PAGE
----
The Brazilian Cerrado biome provides relevant ecosystem services for Brazil and South America, being strategic for the planning and management of water resources as well as for agribusiness. The objective was to evaluate the water quality along the course of the Córrego da
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The Brazilian Cerrado biome provides relevant ecosystem services for Brazil and South America, being strategic for the planning and management of water resources as well as for agribusiness. The objective was to evaluate the water quality along the course of the Córrego da Formiga in a virgin portion of the Brazilian Cerrado, the relationship of land use with physical-chemical and biological parameters of the water, and the inflow of the tributary. Five water collection points were defined (between the source and mouth) and observed on a quarterly scale in 2015, water samples were collected and analyzed for physical-chemical and biological parameters in the laboratory, and flow measurements were performed at the same point and day of water collection. To identify and quantify land use and land cover (LULC) in the watershed, an image from the Landsat8-OLI satellite was obtained, and other geomorphological data from hypsometry (Topodata-INPE) were obtained to generate the slope, basin delimitation, and contribution area for each water collection point. The LULC percentages for each area of contribution to the water collection points were correlated with the physical-chemical and biological parameters of the water and submitted to multivariate analysis (PLS-DA) for analysis and grouping among the five analyzed points. Changes in water-quality patterns were more pronounced concerning the time when the first and last sampling was performed (rainy period) and may be influenced by the increase in the volume of water in these periods. The stream flow is highly variable over time and between points, with the lowest recorded flow being 0.1 L s−1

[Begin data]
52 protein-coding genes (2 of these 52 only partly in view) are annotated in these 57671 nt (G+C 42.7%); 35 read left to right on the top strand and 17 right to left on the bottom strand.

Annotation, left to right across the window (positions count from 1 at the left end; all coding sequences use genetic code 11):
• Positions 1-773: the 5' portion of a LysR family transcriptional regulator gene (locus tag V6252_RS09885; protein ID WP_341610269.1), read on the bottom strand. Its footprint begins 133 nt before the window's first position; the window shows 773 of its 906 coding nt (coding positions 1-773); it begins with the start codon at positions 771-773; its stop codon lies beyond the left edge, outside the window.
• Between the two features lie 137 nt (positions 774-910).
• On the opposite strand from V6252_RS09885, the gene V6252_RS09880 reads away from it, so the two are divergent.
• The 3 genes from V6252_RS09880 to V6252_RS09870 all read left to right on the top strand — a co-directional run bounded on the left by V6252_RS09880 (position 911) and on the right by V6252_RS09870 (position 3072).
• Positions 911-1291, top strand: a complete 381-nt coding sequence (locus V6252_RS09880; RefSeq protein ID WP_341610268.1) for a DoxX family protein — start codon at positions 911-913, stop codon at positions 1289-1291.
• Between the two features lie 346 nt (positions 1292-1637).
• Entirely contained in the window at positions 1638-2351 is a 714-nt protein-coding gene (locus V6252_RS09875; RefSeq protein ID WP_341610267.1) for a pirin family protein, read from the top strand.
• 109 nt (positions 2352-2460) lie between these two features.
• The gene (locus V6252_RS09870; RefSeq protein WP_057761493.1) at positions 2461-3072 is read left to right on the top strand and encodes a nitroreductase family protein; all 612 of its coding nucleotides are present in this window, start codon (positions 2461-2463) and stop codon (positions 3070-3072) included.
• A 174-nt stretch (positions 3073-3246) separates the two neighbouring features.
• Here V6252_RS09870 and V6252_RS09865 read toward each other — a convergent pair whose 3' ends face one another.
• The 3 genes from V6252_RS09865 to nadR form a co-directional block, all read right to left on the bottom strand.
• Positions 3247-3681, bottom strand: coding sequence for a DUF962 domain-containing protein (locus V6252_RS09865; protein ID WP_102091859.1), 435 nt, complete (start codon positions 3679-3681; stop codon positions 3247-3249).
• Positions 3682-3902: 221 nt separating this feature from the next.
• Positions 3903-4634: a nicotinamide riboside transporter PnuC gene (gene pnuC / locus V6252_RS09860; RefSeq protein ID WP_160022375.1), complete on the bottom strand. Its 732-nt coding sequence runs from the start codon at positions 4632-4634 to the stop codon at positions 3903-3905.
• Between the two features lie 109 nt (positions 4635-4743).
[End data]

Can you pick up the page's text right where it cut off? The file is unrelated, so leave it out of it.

(P1) and the highest being 947.80 L s−1
(P5). Córrego da Formiga has class III water quality (CONAMA resolution 357), which characterizes small restrictions on the use of water for multiple uses. The soil cover with native vegetation is just over 12%, while the predominance was of the classes of sugar cane (62.42%) and pasture (19.33%). The PLS-DA analysis allowed separating the water analysis points between P1, P2, P3, and P5, while P4 was superimposed on others. It was also possible to verify that the parameters that weighed the most for this separation of water quality were pH, alkalinity_T, alkalinity_h, calcium, and hardness, all with a tendency to increase concentration from the source (P1) to the mouth (P5). As for water quality, it was also possible to verify that points P2 and P5 presented better water-quality conditions.